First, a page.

K. leaned way across the table to explain that I still hadn’t answered her question in the following letter. I left my explanations, thinking they might help someone, but it turned out that she was talking about what to do once having asked kids to draw pictures after a weekend, for example. I said that we would talk about them, circle information on the drawings, work them into a story, use them for later assessments, and so on. Maybe other people have more specific answers for her.

Here’s her original note:


A quick question. When you have students draw pictures, how do you use the pictures?
I am feeling very uninspired right now, or rather a failure at this TPRS thing this year. Good thing there is a lot of year left for improvement :o)

Hi K,

I use pictures in a number of ways.

I like to quote Laurie Clarcq: she says that the purpose of language is to form a picture in someone’s mind. Drawing pictures helps remind kids that they should have a mental picture whenever they hear or read something.

That being said, sometimes pictures are a way that I get to repeat the information more often. After we’ve done a story, I might have one kid draw at the board, and everyone else draws at their seat while I repeat the story. We might number four-six pictures and then retell the story out of order; they have to say which picture represents each part of the story. Then I might start pieces of the story and have kids finish or embellish a given picture. I might do a dictation with short sentences from the story and then have them identify which pictures went with which sentence.

Once the language is falling out of their mouths, they can get into groups and retell the story: if there are four kids, they retell it once with each one telling about one picture. Then they switch and a different kid starts, or they all try to add as much as they can to picture #2.

Sometimes I hand out a reading and ask them to do a mural with all the pieces there.

If someone has a phone, they take pictures for me and send them so that I can post them on our website (here’s an example, if it works.)

If you do embedded readings, here’s a post about another idea for using drawings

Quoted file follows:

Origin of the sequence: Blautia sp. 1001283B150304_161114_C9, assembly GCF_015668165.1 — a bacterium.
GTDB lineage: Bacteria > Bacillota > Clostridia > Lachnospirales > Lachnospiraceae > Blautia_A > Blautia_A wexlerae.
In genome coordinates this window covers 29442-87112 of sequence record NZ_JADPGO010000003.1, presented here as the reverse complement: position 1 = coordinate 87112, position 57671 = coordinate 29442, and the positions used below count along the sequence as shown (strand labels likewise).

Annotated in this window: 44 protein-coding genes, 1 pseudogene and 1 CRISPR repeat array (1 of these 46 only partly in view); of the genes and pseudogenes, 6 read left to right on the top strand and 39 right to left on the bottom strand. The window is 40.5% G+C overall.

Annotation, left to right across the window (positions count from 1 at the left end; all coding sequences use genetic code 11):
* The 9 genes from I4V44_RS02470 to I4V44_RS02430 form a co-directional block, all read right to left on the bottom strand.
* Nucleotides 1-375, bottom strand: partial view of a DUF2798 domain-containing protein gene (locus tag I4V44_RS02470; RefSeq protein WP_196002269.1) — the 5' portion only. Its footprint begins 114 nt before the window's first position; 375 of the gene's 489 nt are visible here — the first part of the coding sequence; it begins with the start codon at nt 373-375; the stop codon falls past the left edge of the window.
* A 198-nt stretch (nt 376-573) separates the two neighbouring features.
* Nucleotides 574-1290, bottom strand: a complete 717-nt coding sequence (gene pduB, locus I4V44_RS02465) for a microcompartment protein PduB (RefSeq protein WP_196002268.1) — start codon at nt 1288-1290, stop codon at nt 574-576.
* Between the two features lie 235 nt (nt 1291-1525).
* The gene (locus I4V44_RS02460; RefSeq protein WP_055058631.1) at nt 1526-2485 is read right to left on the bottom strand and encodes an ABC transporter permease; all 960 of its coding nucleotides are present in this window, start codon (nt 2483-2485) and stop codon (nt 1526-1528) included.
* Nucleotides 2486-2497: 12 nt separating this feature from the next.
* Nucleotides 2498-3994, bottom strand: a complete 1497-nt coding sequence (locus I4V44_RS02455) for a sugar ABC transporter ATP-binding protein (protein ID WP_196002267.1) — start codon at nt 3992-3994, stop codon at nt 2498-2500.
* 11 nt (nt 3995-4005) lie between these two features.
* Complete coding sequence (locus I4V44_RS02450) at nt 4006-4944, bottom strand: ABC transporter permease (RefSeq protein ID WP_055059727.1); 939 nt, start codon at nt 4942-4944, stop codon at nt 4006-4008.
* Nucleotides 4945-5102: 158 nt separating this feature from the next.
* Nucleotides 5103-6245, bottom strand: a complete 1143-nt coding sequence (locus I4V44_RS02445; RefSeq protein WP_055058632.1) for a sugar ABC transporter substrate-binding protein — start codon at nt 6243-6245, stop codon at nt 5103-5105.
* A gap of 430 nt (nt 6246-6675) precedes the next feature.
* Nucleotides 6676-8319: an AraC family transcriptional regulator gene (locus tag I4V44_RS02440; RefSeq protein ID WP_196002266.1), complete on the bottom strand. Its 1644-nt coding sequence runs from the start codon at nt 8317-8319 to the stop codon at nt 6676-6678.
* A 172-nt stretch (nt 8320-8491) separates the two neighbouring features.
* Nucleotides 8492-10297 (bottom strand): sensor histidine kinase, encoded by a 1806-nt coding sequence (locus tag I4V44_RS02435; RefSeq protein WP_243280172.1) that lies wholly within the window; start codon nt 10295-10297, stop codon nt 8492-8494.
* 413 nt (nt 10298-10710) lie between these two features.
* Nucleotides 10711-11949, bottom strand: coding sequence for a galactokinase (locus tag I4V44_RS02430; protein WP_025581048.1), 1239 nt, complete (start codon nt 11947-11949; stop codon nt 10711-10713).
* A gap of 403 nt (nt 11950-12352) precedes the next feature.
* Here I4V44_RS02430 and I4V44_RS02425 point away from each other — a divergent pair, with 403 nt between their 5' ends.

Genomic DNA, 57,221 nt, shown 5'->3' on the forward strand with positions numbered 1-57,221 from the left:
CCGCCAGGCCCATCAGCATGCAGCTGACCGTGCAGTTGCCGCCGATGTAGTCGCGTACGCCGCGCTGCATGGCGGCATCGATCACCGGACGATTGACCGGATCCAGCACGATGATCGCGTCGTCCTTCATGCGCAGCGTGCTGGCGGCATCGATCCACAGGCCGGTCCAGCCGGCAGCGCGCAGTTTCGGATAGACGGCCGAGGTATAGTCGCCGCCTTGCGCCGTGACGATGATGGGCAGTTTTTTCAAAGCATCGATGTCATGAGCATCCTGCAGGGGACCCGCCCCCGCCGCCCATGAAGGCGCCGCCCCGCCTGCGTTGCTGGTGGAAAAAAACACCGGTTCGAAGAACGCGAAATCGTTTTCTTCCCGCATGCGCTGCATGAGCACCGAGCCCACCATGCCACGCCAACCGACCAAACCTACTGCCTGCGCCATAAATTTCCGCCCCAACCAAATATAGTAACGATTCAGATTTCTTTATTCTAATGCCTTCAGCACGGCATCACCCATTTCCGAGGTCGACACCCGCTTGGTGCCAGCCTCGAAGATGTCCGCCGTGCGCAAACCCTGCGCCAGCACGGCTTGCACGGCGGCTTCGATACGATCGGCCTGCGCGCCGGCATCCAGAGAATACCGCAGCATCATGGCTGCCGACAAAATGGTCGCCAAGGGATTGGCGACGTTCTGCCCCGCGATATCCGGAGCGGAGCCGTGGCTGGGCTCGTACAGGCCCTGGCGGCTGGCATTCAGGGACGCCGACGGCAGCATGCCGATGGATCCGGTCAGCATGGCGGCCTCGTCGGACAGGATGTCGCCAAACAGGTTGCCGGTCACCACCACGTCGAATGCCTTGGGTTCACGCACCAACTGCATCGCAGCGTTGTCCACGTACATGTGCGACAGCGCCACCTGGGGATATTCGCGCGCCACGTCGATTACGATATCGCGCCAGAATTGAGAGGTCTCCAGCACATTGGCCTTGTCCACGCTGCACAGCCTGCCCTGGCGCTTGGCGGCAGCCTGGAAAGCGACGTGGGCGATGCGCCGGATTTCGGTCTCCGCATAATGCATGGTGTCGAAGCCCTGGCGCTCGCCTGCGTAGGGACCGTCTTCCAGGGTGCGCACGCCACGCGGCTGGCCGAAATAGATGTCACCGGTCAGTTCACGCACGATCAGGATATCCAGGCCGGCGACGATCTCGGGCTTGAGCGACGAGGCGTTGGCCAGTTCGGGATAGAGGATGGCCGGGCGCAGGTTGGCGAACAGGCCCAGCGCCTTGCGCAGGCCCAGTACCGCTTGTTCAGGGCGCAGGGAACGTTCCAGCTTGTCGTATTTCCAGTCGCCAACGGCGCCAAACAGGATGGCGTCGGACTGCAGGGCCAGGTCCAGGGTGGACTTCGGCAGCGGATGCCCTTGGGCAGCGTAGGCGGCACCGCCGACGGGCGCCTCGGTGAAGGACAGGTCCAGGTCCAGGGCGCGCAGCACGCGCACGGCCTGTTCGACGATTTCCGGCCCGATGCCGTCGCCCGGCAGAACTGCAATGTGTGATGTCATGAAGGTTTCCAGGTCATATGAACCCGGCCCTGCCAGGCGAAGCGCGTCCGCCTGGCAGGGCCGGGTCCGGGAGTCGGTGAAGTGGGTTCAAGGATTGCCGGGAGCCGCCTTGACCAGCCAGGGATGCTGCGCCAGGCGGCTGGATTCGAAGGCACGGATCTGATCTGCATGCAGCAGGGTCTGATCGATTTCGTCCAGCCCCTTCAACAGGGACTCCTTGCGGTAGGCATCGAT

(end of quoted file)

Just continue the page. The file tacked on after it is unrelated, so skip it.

Don’t feel discouraged. You’re awesome for trying it! New stuff is always hard to implement, especially when we’ve taught and learned for so many years in other ways, and the kids have too.


(Note: I’m tagging this under “songs” because that way people can find it if they want to use the idea for teaching songs. Usually we don’t talk so much about teaching poetry in TPRS.)


I’ve been catching up on posts about NTPRS, most notably Laurie’s and Bess’s (see them in the blog list to the right), as well as a big string going on at Ben’s site. It’s amazing how much everyone is on the same track right now after having been at the conference last week, and I am impressed by how well the Internet helps spread the wealth to any who couldn’t attend as everyone chews on the information and digests it by writing. Be sure to go to the NTPRS website, because all the handouts are available there.

And in the meantime, I keep getting life examples of what I learned at NTPRS. Since I got to spend most time with Laurie, I learned most from her. One of her gems is the extent to which we need to assist students in forming pictures in their head. “Language,” said Laurie, “is almost always for the purpose of creating pictures in other people’s heads.” I was surprised how much it helped people at NTPRS to have the person we were PQA-ing stand up and wave to the crowd during Russian classes. I honestly thought that all of the “students” could form a picture of someone in their group. They could, once we’d identified that person.

And now that I’ve been home almost twelve hours, I can add another example. While I was at NTPRS and on his dad’s farm in Virginia, my husband was taking five high school friends on a crazy ten-day tour of our part of the state. He got them on hikes and out glacier viewing, into bear country and up mountains. They saw Denali when no one else had for days, and ate at Food Network restaurants (who knew we had some!). Karl kept telling me the details of their adventures, and I kept getting them mixed up. It’s not really hard here–there are only two highways, so it’s not easy to imagine things out of spacial order. But until I sat next to Veronica and looked at her amazing pictures, I couldn’t get the images and the sequence into my head! I had plenty of background and context, compelling stories, and a certain amount of personalization (my husband in the pictures), but it took the pictures to get straight.

Like SLOW, this “picture it” thing is taking a long time for me to acquire.


We had a wonderful meeting with Laurie on Friday. I will keep updating this post as I think of more things, and especially after Tuesday, when a bunch more teachers are going to watch the video again and talk about it in my classroom.

Two hints: to get the same kind of value with new vocabulary as you do in a novel where the setting is established already, start a story with a familiar character and a typical action as Laurie did for us: Sophie was (doing what?) riding her bike (because we all know that) when she realized something about her . . . pause, pause. . . homework. (We’re also trying to fend off too-early contributions, especially by middle-schoolers.) They couldn’t break in until now, but you are now ready to take ideas. You can put rejected ideas on earlier days in the week. “No, she realized she hadn’t done her homework at all on Monday.” “No, she left her book at school on Wednesday.” These are sneaky ways to work in repetitions of days/months.